‘Don’t tell him, Pike!’ How Ian Lavender gave Dad’s Army its most adored moment
Young actors dream of playing a variety of great roles, but they also fear never being offered one at all. There is, however, a third way: being famed for a single role, in one of the best-loved TV shows ever. This can bring a peculiar blend of attainment and limitation, which many performers would happily settle for.
Ian Lavender, who has died aged 77, took this route with grace and patience as Private Frank Pike, the timid teenage rookie of the Walmington-on-Sea Home Guard in Dad’s Army. Lavender appeared in all 80 episodes from 1968 to 1977, and features in the single most shared moment, when a captured German U-boat officer responds to some schoolboy rudery by ordering the boy soldier to give his name, causing Arthur Lowe’s Captain Mainwaring to bark: “Don’t tell him, Pike!”
So revered is the series that episodes up to 46 years old are still showing on BBC Two and the rerun network Gold. The sitcom continues to be the only classic TV show that has no need to run an episode as a tribute when a lead actor dies – it will be in the schedules anyway – although, poignantly, Lavender is the last of the main actors to be lost.
He was in regular demand on screen and stage and had a later recurring role in EastEnders as Derek Harkinson, an amateur theatre star and old friend of matriarch Pauline Fowler (Wendy Richard) who, as one of the soap’s earliest gay characters, featured in a storyline about homophobia.
But it was Pike who dominated his career, as the actor accepted by giving his benediction to a 2016 movie remake of Dad’s Army. Lavender even appeared as a Brigadier while Blake Harrison flattered him with imitation as the platoon junior.
Pike was a prime example of the meticulous characterisation and visual sense of Dad’s Army writers Jimmy Perry and David Croft. The Home Guard historically contained men too old to be called up for the main army, so the authors needed a plausible reason for young Pike not to be at the front. They found it in asthma and sinus conditions that led him to fail a military medical – a backstory inspiring the huge home-knit scarf that his worried mother insisted he wore on parade and became one of two signature TV scarves (the other being Tom Baker’s in Doctor Who).
Pike is 19 in the opening episode, and Lavender was two years older. After graduating from Bristol Old Vic theatre school, he played “juvenile leads” at the Marlowe theatre in Canterbury, where a TV casting director chose him for another youthful part in a half-hour ITV play, Flowers At My Feet, in 1968.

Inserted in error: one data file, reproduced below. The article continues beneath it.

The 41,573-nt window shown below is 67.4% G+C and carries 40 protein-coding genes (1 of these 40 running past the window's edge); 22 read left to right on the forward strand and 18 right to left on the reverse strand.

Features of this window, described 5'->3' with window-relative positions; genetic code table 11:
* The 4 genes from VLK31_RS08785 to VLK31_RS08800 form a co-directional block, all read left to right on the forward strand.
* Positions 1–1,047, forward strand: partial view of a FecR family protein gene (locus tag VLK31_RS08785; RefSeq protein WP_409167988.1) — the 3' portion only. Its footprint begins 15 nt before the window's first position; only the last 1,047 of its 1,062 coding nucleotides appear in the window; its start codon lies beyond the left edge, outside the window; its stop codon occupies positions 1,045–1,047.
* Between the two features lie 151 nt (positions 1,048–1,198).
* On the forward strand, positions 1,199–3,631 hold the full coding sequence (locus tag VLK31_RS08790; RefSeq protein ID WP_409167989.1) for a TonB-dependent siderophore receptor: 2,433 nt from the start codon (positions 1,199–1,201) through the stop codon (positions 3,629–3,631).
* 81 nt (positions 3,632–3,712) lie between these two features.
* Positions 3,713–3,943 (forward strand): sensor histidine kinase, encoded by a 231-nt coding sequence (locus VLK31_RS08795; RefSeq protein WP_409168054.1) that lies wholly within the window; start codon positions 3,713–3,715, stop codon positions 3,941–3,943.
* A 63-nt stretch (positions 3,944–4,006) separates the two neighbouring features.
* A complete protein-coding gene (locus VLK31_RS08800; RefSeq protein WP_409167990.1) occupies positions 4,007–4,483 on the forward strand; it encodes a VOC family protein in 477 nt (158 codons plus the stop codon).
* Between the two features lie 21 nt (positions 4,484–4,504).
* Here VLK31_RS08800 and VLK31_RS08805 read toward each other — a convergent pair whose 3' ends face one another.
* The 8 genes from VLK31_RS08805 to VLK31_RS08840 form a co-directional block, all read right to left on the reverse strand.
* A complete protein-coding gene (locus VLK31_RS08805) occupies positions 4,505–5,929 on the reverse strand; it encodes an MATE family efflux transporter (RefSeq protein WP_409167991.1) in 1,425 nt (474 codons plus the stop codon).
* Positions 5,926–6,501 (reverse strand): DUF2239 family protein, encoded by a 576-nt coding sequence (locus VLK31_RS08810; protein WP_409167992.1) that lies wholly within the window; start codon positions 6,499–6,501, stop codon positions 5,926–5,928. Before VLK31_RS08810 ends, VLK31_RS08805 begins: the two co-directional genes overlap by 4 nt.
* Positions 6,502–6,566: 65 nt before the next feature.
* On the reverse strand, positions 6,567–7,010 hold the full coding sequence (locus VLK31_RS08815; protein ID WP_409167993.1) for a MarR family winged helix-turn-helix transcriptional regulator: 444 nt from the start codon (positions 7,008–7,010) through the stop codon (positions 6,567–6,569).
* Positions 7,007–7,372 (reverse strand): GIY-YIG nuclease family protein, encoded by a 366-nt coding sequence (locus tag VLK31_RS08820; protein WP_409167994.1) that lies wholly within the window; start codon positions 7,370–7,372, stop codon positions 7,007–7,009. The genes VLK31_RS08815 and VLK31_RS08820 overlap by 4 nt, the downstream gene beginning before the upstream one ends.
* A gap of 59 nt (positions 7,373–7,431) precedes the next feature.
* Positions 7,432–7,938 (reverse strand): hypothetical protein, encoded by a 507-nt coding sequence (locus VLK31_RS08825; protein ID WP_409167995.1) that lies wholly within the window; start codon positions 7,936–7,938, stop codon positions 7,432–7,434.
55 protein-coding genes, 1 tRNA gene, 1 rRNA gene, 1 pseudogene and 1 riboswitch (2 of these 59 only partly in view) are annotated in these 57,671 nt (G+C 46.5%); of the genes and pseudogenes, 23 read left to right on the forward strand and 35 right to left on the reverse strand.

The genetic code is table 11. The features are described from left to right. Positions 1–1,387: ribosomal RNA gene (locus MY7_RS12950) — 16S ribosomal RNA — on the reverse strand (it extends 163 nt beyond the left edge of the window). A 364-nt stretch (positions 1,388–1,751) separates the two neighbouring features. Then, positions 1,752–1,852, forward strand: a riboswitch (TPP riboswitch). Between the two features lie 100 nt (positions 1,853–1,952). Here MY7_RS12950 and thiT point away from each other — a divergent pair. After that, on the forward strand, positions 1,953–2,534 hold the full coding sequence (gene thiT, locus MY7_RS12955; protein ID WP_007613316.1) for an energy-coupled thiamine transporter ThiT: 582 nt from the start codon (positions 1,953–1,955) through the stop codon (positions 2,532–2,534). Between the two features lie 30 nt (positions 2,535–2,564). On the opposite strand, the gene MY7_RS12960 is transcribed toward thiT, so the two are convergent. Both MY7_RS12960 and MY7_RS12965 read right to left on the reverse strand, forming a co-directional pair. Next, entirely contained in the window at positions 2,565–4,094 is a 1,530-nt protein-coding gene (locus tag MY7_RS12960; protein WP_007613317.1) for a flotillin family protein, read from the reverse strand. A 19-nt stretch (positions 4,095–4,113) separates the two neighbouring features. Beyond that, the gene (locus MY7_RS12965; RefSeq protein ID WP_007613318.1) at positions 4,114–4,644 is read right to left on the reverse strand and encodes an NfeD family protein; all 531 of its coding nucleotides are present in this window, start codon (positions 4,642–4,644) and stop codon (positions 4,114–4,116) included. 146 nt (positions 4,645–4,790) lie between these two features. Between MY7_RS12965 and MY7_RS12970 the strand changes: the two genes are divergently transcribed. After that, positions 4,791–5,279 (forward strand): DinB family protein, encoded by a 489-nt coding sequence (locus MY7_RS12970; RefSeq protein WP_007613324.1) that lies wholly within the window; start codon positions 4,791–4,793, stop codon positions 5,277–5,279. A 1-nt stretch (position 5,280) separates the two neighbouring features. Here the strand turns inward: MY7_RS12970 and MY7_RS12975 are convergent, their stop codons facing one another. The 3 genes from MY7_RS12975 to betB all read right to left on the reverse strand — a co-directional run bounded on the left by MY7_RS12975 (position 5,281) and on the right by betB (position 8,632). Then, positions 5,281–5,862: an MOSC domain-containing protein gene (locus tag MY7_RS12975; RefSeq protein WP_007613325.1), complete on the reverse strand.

Croft saw that and liked the actor for Pike. The fact that Croft’s wife, Ann Callender, was Lavender’s agent led both Pike and the BBC to have brief qualms about the casting, but Callender pointed out that the character could always be written out if the actor flopped.
In fact, he made an immediate impact. Though Lavender was the least known member of the ensemble, he shared the first dialogue in the opening episode with Lowe and maintained high levels of screen-time. It helped that, though Pike was frail and puny, Lavender was at least half or a third of the age of his cast-mates, several of whom were in fragile health. Perry and Croft sensibly chose Lavender for drenching, drowning, driving, falling and sporting scenes, maximising his participation.
Pike’s extreme naivety next to the worldly suavity of John Le Mesurier’s Sgt Wilson also made for a strong double-act, with the young man not realising that “Uncle Arthur” is his widowed mother’s secret lover.
The sweet innocence Lavender brought to the part allowed Croft and Perry to smuggle in some of the innuendo they enjoyed in another of their shows, Hi-De-Hi! In The Making of Private Pike, the young squaddie borrows a car to take a woman on a date. When it breaks down, he spends all night trying to get the vehicle home but is winkingly assumed in town to have had a night of passion. “I was pushing and she was steering!” he pleads to Wilson. Lavender and Le Mesurier play the exchange at such perfect cross purposes that Dad’s Army’s status as a family show is never threatened. Lavender told Graham McCann, Dad’s Army’s historian, that it was his favourite scene.
And in 1973’s The Deadly Attachment, Pike’s name is inadvertently given to the Germans. It’s rare for actors to be famous for a catchphrase they didn’t say, but the character’s name is the punchline, and the panic about Nazi execution in the event of Allied defeat that races across Lavender’s face is a lesson in how to double a line’s impact with a reaction shot.
In 1976, when the US broadcaster ABC made a pilot for a version of Dad’s Army called The Rear Guard, the episode adapted was The Deadly Attachment. However, because the troop junior was renamed, the punchline became “Don’t tell him, Henderson!” The series was not commissioned and serious scholars of comedy – including the writer-performer Barry Cryer – used this to argue that short, hard syllables are inherently funnier. The writers’ view was that, while “Pike” could be blurted out by Mainwaring without thinking, even a buffoonish figure would realise their mistake and stop short during the three syllables of Henderson.
Whatever the reason, it made the name Pike famous and ensured warm thoughts towards Ian Lavender for as long as Dad’s Army remains loved which, at the moment, seems likely to be for ever.